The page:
Trump reveals his plan to get Mexico to pay for his border wall—and it is bonkers

The devil is in the details.
The devil is in the details.
Image: Reuters/Jim Young
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Donald Trump burst on the scene as a presidential candidate last summer with his call to stop illegal immigration by building a border wall with Mexico, and to have Mexico pay for it. In a memo to the Washington Post, the Republican frontrunner finally disclosed how he would force the US neighbor to pony up the money.

His plan? Extorting Mexico by cutting the massive flow of remittances that come into the country from the US, canceling visas, and increasing trade tariffs.

“Immigration is a privilege, not a right,” Trump writes. “Mexico is totally dependent on the United States as a release valve for its own poverty—our approvals of hundreds of thousands of visas every year is one of our greatest leverage points.”

There are many problems with Trump’s plan. Among other things, it underestimates the costs of building the wall, rests on shaky legal ground, and, above all, could severely hurt both the US and Mexican economies. According to various estimates, up to 14 million American jobs depend on trade with the country.

Trump writes that he would alter a rule under the Patriot Act, designed to counter terrorism, to cut off some of the remittances Mexico gets every year from Mexicans living in the United States.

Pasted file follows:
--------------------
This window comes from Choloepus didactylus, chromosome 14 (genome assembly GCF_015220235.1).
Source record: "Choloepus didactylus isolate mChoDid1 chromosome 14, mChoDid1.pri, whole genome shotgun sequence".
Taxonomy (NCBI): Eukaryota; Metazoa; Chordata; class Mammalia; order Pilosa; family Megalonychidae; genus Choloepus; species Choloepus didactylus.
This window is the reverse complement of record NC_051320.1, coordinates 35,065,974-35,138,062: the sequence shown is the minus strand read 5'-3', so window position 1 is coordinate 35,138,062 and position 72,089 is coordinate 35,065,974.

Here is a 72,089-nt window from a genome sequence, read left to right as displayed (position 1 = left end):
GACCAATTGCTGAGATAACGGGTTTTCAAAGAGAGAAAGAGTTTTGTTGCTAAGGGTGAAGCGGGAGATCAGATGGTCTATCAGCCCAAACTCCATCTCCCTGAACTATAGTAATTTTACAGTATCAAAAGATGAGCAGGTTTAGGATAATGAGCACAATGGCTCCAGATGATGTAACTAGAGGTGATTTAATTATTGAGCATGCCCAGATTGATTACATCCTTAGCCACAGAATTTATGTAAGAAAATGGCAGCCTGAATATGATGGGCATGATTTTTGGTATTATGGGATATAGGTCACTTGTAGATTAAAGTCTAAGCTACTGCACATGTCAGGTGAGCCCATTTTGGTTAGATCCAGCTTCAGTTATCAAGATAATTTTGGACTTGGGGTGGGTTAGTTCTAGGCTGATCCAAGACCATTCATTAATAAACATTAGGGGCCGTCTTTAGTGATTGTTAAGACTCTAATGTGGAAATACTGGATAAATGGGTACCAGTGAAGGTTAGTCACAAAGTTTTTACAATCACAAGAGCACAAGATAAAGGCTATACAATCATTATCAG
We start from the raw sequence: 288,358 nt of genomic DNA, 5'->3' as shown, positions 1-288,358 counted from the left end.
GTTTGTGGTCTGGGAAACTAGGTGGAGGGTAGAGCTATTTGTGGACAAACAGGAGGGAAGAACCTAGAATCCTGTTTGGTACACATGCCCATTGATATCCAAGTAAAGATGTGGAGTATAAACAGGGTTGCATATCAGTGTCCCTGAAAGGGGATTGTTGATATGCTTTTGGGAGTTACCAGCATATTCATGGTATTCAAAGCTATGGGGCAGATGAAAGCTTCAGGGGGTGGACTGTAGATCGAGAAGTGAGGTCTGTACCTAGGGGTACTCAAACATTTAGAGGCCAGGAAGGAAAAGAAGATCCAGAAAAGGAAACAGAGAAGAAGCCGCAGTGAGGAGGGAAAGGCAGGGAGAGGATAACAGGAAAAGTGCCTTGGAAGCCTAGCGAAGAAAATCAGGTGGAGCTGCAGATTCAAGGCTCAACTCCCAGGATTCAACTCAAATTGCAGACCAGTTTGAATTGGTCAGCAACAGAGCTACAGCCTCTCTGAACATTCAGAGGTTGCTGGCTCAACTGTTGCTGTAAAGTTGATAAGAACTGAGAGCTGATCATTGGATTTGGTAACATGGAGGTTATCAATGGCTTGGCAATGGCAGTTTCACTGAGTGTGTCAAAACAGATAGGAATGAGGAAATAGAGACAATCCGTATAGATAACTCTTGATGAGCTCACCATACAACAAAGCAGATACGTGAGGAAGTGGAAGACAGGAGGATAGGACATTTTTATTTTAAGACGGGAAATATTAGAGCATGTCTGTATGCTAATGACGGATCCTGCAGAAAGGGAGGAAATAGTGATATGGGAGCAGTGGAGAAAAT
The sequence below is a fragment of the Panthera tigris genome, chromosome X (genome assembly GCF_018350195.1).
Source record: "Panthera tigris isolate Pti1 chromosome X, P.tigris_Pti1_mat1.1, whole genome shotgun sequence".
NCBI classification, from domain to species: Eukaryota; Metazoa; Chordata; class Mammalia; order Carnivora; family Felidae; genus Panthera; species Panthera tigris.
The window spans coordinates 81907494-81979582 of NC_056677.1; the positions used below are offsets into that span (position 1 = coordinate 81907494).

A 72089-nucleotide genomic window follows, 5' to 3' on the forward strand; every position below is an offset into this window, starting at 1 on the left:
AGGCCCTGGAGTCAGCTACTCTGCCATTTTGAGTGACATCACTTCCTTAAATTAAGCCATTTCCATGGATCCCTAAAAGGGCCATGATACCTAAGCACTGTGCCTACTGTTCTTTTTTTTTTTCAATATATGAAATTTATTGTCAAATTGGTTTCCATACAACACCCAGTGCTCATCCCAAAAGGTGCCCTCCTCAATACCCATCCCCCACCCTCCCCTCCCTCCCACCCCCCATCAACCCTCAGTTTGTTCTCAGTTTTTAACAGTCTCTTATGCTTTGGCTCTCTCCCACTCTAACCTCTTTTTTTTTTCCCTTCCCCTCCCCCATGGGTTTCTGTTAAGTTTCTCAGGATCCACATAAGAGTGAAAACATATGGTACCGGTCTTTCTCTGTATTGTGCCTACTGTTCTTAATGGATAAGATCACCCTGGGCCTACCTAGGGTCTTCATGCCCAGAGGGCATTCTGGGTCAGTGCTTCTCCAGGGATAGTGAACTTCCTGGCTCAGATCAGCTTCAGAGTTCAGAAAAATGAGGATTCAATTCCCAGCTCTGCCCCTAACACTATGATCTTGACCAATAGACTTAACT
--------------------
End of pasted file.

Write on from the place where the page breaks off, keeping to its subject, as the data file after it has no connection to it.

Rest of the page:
“Mexico will immediately protest. They receive approximately $24 billion a year in remittances from Mexican nationals working in the United States. The majority of that amount comes from illegal aliens. It serves as de facto welfare for poor families in Mexico,” Trump writes.  In 2014, remittances to Mexico surpassed foreign direct investment, while in 2015, they surpassed income from oil, coming to a $24.8 billion total,with $23.7 billion coming from the US.

If Mexico made a one-time payment of $5-10 billion, Trump says his administration would allow it to continue receiving remittances.

Such a change to the Patriot Act—specifically altering section 326, which requires finance companies to ask for ID from their customers, so that it includes wire transfer companies—would surely spark massive lawsuits from civil liberties groups and companies like Western Union.

Moreover, a wall may not cost the $8 billion that Trump estimates, but closer to $15 billion to $25 billion, according to MPI, as Quartz pointed out when Trump first outlined his plan.

And, as the Post points out  that it is very difficult to track how much of the remittances come from undocumented immigrants. Draining Mexico of that income would drastically hurt the country’s poor, and ironically might trigger more undocumented immigration into the United States.

Based on past remarks, Mexico’s leaders are unlikely to welcome Trump’s proposal.